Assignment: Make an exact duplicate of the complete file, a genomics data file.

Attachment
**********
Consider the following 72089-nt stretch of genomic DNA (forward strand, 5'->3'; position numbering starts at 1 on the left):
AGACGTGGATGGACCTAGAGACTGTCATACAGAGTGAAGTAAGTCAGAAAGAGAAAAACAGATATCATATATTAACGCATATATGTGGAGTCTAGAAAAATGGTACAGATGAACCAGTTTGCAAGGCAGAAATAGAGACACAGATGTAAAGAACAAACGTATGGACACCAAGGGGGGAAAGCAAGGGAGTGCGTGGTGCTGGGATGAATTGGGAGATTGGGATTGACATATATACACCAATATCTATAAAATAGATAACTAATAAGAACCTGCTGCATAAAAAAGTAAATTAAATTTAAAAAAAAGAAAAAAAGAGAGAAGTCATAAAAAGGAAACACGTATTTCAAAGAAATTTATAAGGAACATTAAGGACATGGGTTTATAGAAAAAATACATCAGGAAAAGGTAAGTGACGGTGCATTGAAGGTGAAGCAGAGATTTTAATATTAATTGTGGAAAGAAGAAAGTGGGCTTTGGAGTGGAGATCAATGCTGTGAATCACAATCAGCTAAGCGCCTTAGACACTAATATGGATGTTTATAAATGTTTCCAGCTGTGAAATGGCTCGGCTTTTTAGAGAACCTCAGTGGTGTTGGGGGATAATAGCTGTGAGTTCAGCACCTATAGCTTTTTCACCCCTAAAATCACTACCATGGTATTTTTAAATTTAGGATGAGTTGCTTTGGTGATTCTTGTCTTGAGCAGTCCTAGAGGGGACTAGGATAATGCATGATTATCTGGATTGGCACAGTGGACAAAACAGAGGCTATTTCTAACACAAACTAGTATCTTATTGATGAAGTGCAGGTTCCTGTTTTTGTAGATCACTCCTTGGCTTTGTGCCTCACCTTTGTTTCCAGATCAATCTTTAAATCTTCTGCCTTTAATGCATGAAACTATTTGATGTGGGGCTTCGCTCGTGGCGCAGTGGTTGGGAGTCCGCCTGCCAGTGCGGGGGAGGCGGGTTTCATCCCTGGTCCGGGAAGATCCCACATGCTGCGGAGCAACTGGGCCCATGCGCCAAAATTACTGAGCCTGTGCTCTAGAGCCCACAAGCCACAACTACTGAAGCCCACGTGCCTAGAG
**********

Consider the following 72089-nt stretch of genomic DNA (forward strand, 5'->3'; position numbering starts at 1 on the left):
AGACGTGGATGGACCTAGAGACTGTCATACAGAGTGAAGTAAGTCAGAAAGAGAAAAACAGATATCATATATTAACGCATATATGTGGAGTCTAGAAAAATGGTACAGATGAACCAGTTTGCAAGGCAGAAATAGAGACACAGATGTAAAGAACAAACGTATGGACACCAAGGGGGGAAAGCAAGGGAGTGCGTGGTGCTGGGATGAATTGGGAGATTGGGATTGACATATATACACCAATATCTATAAAATAGATAACTAATAAGAACCTGCTGCATAAAAAAGTAAATTAAATTTAAAAAAAAGAAAAAAAGAGAGAAGTCATAAAAAGGAAACACGTATTTCAAAGAAATTTATAAGGAACATTAAGGACATGGGTTTATAGAAAAAATACATCAGGAAAAGGTAAGTGACGGTGCATTGAAGGTGAAGCAGAGATTTTAATATTAATTGTGGAAAGAAGAAAGTGGGCTTTGGAGTGGAGATCAATGCTGTGAATCACAATCAGCTAAGCGCCTTAGACACTAATATGGATGTTTATAAATGTTTCCAGCTGTGAAATGGCTCGGCTTTTTAGAGAACCTCAGTGGTGTTGGGGGATAATAGCTGTGAGTTCAGCACCTATAGCTTTTTCACCCCTAAAATCACTACCATGGTATTTTTAAATTTAGGATGAGTTGCTTTGGTGATTCTTGTCTTGAGCAGTCCTAGAGGGGACTAGGATAATGCATGATTATCTGGATTGGCACAGTGGACAAAACAGAGGCTATTTCTAACACAAACTAGTATCTTATTGATGAAGTGCAGGTTCCTGTTTTTGTAGATCACTCCTTGGCTTTGTGCCTCACCTTTGTTTCCAGATCAATCTTTAAATCTTCTGCCTTTAATGCATGAAACTATTTGATGTGGGGCTTCGCTCGTGGCGCAGTGGTTGGGAGTCCGCCTGCCAGTGCGGGGGAGGCGGGTTTCATCCCTGGTCCGGGAAGATCCCACATGCTGCGGAGCAACTGGGCCCATGCGCCAAAATTACTGAGCCTGTGCTCTAGAGCCCACAAGCCACAACTACTGAAGCCCACGTGCCTAGAG